Laboratory tests are available to confirm a diagnosis of OI. All forms of OI can be tested for by DNA-based tests using blood or saliva as a source of the DNA. Collagen/skin biopsy is no longer the first choice for testing. Because all genetic causes for OI have not yet been identified, a negative test does not exclude the diagnosis but should initiate reassessment. Test reports are frequently complex. Patients and families may need genetic counseling to understand them and their implications. For a list of laboratories that process OI genetic testing results, please see the factsheet on OI Testing Centers in the United States.

Because OI is an uncommon disorder, affected individuals and/or their families may be unfamiliar with the condition. Information and support provided at the time of diagnosis will help them understand their OI and participate in making treatment decisions. Adults who receive a diagnosis may be relieved that some aspects of their medical history now make sense. They will need a plan to maintain general health as they age. Parents of a child with a new diagnosis will need information about treatments and fracture care and access to resources in their community for a child with a disability.

Prenatal Diagnosis

Prenatal testing can detect all forms of OI if the genetic alterations are known. They depend on the ability to obtain a DNA sample from the pregnancy and usually take a sample of the placenta by a process known as chorionic villus sampling (CVS) at about 10 weeks after pregnancy starts. Ultrasound can detect bowing, fractures, shortening and other bone abnormalities, but even experienced professionals may not be able to pinpoint the type of OI or differentiate between OI Type II (lethal), or OI Type III (severe) or other conditions, if neither parent is affected and there is no genetic information to assist in the diagnosis. Cells obtained through amniocentesis can be used for DNA analysis. A fetal MRI does not see bone well, but may offer useful information on other topics. Parents should always be advised as to risks for miscarriage associated with a pre-natal test. Whether one of the parents has OI or prenatal testing suggests the presence of OI symptoms in the fetus, it is recommended that the couples seek genetic counseling.

Postnatal Diagnosis

The diagnostic process begins with a clinical evaluation. If the clinical evaluation indicates the possibility of OI, genetic testing of the patient follows. Unless otherwise indicated, a test for the dominant form of OI is done first, followed by the test for recessive OI. Information about pregnancy and birth is informative since a breach position at birth is common among infants who have OI. For parents who have lost a child to a severe form of OI, testing will confirm the diagnosis and help determine the chance of future affected pregnancies.

Differential Diagnosis

A variety of disorders may present with recurrent fractures due to bone fragility--that is, not everyone with fractures has OI. Other causes of brittle bones include osteomalacia, disuse osteoporosis, disorders of increased bone density and defects of bone, such as fibrous dysplasia and tumors. In determining a cause for brittle bones, it is important to use history, physical examination, laboratory diagnostics and radiographic studies to hone the differential diagnosis. If the history and physical examination do not narrow the differential diagnosis sufficiently, then laboratory tests should be employed.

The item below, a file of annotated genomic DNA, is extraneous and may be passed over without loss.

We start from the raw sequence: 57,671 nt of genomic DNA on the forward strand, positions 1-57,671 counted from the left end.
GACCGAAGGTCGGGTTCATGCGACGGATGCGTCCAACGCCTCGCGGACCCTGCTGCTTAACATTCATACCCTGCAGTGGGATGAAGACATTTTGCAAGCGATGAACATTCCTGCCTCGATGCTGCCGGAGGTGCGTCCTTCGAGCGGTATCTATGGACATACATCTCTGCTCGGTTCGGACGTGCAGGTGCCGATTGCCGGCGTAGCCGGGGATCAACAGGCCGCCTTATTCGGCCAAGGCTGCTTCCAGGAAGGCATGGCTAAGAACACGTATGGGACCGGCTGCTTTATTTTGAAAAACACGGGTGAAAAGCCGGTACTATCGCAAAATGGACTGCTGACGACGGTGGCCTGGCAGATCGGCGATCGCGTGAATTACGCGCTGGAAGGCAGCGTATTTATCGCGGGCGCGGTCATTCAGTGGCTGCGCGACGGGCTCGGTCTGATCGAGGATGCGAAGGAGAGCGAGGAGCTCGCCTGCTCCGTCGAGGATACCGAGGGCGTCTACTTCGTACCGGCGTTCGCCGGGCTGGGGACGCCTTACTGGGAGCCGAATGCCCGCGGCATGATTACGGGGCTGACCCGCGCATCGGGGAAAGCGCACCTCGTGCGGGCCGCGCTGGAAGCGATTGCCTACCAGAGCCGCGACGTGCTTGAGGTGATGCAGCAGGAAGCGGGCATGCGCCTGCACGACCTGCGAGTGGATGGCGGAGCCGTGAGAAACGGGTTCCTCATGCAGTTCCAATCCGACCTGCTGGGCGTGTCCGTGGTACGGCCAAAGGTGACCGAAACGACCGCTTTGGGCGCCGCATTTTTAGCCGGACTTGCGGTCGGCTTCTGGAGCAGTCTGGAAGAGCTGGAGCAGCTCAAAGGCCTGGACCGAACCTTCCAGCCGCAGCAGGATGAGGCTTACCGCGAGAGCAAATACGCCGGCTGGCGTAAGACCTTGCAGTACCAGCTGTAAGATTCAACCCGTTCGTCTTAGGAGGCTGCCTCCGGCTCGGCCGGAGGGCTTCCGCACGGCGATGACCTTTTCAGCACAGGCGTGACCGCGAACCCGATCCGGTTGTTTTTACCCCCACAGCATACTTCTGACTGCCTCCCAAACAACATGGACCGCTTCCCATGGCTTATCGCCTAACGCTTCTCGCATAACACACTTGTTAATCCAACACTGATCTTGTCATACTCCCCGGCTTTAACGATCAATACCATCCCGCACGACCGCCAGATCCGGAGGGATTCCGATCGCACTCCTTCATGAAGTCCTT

Child Abuse

The question of non-accidental injury versus osteogenesis imperfecta arises most often when infants and toddlers experience unexpected or unexplained broken bones. A child with a fragile skeleton may fracture during routine care. Toddlers pulling to stand and beginning to walk are also at risk for a fragility fracture. Children who have OI may fracture from little or no apparent trauma and can bruise easily. Bruises may give the impression of greater trauma. In the interest of providing appropriate medical care, when there are no signs of neglect the possibility of mild or moderate OI or a related bone disorder should be considered. An examination and evaluation by a physician who is experienced in diagnosing OI and other rare bone disorders is warranted. Besides OI, other conditions that feature fragile bones and bruising include Ehlers-Danlos syndrome, hypophosphotasia, disorders of vitamin D metabolism, disorders of copper metabolism, and premature birth. DNA or biochemical testing may be necessary.

References

Sutton VR. Differential Diagnosis of Osteogenesis Imperfecta in Children (253-266). In Shapiro JR. (Ed.). (2014). Osteogenesis Imperfecta: A Translational Approach to Brittle Bone Disease 1st edition. New York, NY: Elsevier Academic Press.

Bober MB (Ed.). (2013). Introduction to Osteogenesis Imperfecta: A Guide for Medical Professionals, Individuals and Families Affected by OI. Gaithersburg, MD: Osteogenesis Imperfecta Foundation.

Website- Information about and resources for genetic testing may be found on GeneTests (www.genetests.org) or the GTR: Genetic Testing Registry (http://www.ncbi.nlm.nih.gov/gtr/).

AttributionThank you to Dr. Peter Byers, University of Washington in Seattle for reviewing this document. February 2015.